He, expressed their readiness to relocate to the new facility but pointed out some drawbacks – lack of accessible water and electricity, inspection tables, detergents and other cleaning chemicals to ensure the meat was of high-quality standards had prevented them using the new facility.
Also there also were improper waste disposal systems, gas location, small entrance, unhygienic floor, cowshed, a ranche, meet hook and noted that “our views (butchers) were not considered during the construction. The building needs retrofitting before it can be used else it will be remained closed forever.”
According to him, “we have no option than to operate in this sorry environment, but we are doing our best to maintain good personal hygiene and mandated hygienic standards.”
Some butchers who pleaded anonymity told the Journalist the use of tyres for singeing meat was unhealthy and of dire health repercussions, yet that was the only job they could do.
They expressed concerns about experiencing symptoms of the cancerous smoke including cough, shortness of breath, hoarseness, headache, and acute mental status changes.
“Sometimes, we experience hoarseness or noisy breathing and swelling. Our eyes often become red and irritated from the smoke. Some of us often get skin diseases and pale to bluish to cherry red as soot in the nostrils or throat which gave a clue as to the degree of smoke inhalation.”
They appealed to the Assembly to open for use the closed ultra-modern abattoir and procure a cold van to help distribute some of their products to their customers to reduce the difficulty they go through in a bid to get hygienically prepared and wholesome meat to the makers.
Irrespective of their wired challenges, the butchers expressed their commitment to maintaining standards and personal hygiene to prevent contamination of meat.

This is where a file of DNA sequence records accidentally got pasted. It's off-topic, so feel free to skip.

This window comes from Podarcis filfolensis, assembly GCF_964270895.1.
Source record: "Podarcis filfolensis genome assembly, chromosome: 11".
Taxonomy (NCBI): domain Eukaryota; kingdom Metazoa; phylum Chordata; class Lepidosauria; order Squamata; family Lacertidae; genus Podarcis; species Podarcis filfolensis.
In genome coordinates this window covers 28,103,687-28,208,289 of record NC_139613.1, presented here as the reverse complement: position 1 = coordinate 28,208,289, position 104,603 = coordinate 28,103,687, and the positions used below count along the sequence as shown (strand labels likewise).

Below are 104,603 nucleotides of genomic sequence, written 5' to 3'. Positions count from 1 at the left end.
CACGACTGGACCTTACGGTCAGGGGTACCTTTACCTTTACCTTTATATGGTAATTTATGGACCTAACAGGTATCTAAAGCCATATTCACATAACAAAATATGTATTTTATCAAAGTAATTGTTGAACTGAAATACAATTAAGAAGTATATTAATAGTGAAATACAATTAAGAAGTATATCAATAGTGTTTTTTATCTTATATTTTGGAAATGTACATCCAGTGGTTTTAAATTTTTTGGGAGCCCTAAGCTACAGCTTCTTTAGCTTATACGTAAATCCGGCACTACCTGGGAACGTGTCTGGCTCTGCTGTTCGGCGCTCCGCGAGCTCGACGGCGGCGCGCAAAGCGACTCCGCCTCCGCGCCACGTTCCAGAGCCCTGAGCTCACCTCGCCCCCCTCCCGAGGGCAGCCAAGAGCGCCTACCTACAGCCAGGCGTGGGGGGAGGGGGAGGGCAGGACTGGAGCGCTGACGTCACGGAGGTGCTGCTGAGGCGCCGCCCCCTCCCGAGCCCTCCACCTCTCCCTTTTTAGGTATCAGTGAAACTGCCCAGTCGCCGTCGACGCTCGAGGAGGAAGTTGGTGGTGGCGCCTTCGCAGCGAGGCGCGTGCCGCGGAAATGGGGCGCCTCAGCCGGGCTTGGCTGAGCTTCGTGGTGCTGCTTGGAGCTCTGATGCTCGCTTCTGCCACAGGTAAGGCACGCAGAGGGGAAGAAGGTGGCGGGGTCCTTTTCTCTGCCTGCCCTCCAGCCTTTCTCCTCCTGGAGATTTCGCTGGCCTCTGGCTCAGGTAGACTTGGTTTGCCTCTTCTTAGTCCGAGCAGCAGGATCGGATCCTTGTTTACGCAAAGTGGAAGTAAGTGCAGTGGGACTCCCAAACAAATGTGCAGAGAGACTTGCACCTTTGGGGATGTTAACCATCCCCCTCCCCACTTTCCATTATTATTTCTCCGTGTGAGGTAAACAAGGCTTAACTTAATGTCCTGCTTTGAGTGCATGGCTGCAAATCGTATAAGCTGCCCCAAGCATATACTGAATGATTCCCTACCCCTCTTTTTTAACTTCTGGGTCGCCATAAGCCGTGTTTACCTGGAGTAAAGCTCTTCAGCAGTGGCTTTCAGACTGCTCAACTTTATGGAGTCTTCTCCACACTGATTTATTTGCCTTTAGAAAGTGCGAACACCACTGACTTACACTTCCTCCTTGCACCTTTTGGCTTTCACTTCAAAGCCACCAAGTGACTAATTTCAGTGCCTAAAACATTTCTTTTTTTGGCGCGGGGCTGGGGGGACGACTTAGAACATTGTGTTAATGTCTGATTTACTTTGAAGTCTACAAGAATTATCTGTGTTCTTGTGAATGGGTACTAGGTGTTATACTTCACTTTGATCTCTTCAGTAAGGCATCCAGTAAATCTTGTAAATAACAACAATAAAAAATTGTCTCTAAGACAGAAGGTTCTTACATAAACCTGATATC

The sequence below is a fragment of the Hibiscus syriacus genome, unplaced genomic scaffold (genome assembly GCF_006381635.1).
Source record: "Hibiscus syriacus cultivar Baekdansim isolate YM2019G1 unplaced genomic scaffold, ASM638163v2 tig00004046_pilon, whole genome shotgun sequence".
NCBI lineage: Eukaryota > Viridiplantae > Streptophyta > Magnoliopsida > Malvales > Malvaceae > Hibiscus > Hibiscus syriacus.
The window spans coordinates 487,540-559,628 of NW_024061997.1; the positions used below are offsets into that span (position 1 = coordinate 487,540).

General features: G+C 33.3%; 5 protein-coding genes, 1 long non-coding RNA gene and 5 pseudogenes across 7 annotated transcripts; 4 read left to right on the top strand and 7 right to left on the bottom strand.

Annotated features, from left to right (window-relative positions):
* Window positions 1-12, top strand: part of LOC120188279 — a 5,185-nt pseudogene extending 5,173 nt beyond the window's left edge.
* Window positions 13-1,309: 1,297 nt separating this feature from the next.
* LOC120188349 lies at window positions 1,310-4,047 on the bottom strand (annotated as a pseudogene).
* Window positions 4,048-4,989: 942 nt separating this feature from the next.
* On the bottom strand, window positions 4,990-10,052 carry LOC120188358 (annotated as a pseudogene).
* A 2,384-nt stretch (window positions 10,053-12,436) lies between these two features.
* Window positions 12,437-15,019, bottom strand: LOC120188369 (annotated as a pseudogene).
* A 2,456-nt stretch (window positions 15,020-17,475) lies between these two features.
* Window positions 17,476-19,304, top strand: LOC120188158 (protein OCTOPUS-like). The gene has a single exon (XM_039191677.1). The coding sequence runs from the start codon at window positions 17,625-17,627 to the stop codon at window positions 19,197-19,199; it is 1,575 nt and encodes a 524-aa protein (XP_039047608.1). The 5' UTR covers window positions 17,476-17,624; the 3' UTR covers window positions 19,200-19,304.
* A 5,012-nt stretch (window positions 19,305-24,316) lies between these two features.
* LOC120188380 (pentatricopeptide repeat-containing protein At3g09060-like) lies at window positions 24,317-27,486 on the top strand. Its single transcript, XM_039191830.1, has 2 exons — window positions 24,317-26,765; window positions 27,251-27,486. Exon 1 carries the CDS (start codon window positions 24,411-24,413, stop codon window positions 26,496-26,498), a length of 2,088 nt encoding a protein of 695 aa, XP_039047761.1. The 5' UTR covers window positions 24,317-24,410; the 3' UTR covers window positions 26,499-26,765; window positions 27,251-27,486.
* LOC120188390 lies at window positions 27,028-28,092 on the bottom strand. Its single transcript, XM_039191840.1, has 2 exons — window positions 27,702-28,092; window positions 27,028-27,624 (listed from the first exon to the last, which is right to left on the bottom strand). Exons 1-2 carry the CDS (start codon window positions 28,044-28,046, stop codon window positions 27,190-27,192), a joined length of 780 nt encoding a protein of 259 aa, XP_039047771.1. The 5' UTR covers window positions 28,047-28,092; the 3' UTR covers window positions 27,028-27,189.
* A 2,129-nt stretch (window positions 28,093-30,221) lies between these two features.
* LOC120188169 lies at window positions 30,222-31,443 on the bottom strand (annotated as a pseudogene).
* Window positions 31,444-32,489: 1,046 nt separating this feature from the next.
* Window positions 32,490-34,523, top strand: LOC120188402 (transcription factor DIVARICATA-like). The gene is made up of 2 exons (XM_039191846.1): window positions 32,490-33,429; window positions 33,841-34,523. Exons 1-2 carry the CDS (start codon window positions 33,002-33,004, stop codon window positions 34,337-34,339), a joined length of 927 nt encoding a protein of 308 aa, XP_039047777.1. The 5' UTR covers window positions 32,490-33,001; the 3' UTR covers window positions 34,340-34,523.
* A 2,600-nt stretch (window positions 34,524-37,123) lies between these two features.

Officials of the Municipal Environmental Office and Veterinary Department who were sightEd at the slaughterhouse pledged to continue to ensure proper supervisory role under the circumstance to ensure the meat from the facility was healthy for public use.
“We work with them always to ensure hygienic standards are maintained though it is not the best of standards we wish for, the officials said and indicated that: “We also eat some of the meat so we won’t do anything to affect public health and sanity.”
However, in an interview with Mr Ernest Arthur, the Municipal Chief Executive (MCE), he stated that the Assembly was sourcing for funds to complete the floor among others to make the new ultra-modern abattoir useable.
In the meantime, he advised the butcher to stick to best practices and disengage from unhealthy practices to prevent the outbreak of disease.
Mr Idrisu Saani, the Municipal Environmental Health Officer confirmed his knowledge of the unhygienic practice but assured that they were in talks with the butchers to adhere to sound environmental practices and personal hygiene to ensure their processed meat was safe for consumption.
Again, he assured that the Assembly had initiated moves to ensure that the facility was retrofitted for use by butchers.